SAN DIEGO, Jan. 15 (UPI) -- Several Southern California universities say they've joined with industry groups in a program to encourage young women to learn and apply computing skills.
Called GirlTECH San Diego, the non-profit collaborative community program is being started this month by a partnership that includes the University of California at San Diego, San Diego State University, the University of San Diego and Point Loma Nazarene University.
Workshops will begin this quarter.
"Some young women lack interest because they don't realize that computing will empower them in any field they pursue, and those with an interest in computing don't necessarily pursue greater skill development because it's either not available at their school or because they lack self-confidence to participate in what is perceived as a male-oriented geek environment," said Diane Baxter, education director of the San Diego Supercomputer Center at the University of California, San Diego.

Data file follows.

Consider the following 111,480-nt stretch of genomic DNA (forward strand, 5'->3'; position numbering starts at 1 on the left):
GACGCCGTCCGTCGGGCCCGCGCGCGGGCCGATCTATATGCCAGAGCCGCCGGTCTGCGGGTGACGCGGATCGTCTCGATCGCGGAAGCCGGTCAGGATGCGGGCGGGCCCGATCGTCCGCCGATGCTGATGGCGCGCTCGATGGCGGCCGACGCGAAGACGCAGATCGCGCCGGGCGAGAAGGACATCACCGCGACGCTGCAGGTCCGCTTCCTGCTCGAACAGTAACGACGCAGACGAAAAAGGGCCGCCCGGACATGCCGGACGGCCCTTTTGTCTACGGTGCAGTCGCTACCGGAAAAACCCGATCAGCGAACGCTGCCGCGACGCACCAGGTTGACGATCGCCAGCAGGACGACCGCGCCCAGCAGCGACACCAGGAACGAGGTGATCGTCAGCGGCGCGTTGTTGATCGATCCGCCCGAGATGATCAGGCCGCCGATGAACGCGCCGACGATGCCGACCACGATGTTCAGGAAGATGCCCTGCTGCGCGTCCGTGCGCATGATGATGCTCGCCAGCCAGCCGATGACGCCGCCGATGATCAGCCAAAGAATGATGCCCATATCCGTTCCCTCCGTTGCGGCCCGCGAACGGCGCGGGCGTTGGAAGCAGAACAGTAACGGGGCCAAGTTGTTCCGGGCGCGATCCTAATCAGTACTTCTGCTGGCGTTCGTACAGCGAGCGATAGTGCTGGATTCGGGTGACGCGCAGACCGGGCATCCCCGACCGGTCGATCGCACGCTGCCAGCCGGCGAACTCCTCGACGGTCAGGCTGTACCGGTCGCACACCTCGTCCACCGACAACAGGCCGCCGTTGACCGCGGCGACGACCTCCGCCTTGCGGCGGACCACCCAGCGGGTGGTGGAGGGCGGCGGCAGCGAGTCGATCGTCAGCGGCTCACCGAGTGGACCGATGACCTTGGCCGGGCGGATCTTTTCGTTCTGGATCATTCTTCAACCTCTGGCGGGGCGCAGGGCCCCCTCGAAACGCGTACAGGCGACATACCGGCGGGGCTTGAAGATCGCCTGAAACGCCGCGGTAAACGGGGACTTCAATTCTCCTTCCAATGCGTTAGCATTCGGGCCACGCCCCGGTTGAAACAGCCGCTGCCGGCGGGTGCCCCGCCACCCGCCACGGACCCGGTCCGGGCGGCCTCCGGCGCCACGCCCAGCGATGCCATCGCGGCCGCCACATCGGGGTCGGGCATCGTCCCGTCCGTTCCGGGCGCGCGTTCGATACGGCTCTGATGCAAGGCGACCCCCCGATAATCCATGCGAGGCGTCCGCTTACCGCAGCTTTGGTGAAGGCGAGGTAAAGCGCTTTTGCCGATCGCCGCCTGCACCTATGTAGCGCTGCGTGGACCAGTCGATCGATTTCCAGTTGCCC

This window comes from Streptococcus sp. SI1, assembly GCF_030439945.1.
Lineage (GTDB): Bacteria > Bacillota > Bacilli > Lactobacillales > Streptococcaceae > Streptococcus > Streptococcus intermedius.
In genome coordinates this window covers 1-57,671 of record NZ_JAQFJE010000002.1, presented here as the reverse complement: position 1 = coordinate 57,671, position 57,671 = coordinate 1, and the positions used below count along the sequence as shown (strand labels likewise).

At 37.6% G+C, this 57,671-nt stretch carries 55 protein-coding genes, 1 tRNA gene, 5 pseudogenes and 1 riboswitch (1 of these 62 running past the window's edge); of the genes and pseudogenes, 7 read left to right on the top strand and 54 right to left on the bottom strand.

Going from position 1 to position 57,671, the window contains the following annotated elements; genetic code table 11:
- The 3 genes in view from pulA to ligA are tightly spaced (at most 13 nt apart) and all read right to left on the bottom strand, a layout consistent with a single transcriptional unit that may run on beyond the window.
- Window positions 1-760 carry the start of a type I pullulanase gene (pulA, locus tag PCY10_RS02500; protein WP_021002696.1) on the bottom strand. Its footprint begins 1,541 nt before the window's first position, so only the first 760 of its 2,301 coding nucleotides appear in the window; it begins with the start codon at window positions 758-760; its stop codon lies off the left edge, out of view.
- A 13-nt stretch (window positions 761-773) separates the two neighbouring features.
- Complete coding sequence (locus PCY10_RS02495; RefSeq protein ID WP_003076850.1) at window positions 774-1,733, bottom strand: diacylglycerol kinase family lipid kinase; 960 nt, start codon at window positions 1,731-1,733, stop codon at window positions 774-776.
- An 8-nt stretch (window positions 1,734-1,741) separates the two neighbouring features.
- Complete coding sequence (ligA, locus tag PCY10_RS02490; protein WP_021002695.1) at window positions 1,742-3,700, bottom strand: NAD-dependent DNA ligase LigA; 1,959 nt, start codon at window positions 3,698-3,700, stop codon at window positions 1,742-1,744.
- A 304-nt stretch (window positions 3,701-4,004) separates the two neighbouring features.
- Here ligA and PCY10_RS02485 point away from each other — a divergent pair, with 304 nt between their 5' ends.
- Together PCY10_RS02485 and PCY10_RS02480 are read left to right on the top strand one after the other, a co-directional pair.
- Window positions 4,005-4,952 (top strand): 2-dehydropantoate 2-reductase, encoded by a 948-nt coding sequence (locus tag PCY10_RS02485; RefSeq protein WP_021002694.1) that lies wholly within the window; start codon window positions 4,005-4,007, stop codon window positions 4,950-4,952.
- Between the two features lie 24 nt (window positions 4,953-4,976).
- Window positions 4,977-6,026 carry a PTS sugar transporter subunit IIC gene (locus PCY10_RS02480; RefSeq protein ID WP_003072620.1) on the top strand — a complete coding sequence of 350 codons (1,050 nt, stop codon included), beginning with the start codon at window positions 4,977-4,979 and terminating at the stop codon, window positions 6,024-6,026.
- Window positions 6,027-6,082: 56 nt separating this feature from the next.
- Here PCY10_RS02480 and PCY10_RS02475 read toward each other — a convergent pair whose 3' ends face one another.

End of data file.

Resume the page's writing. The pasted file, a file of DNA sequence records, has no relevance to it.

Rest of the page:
"GirlTECH San Diego creates opportunities for young women with an interest in computing to be empowered by that interest, and to share that interest with peers in a social, collaborative, positive, and directed learning environment," she said in a university release.
GirlTECH San Diego will be focused on providing after-school computing clubs for secondary school girls.
"At the middle school level, those computing clubs will help develop shared interests and friendships," Baster said. "At the high school level, and upon reaching a certain level of computing skills, students will have an opportunity to apply for paid positions as summer camp instructors, honing and strengthening their technology leadership and mentoring skills."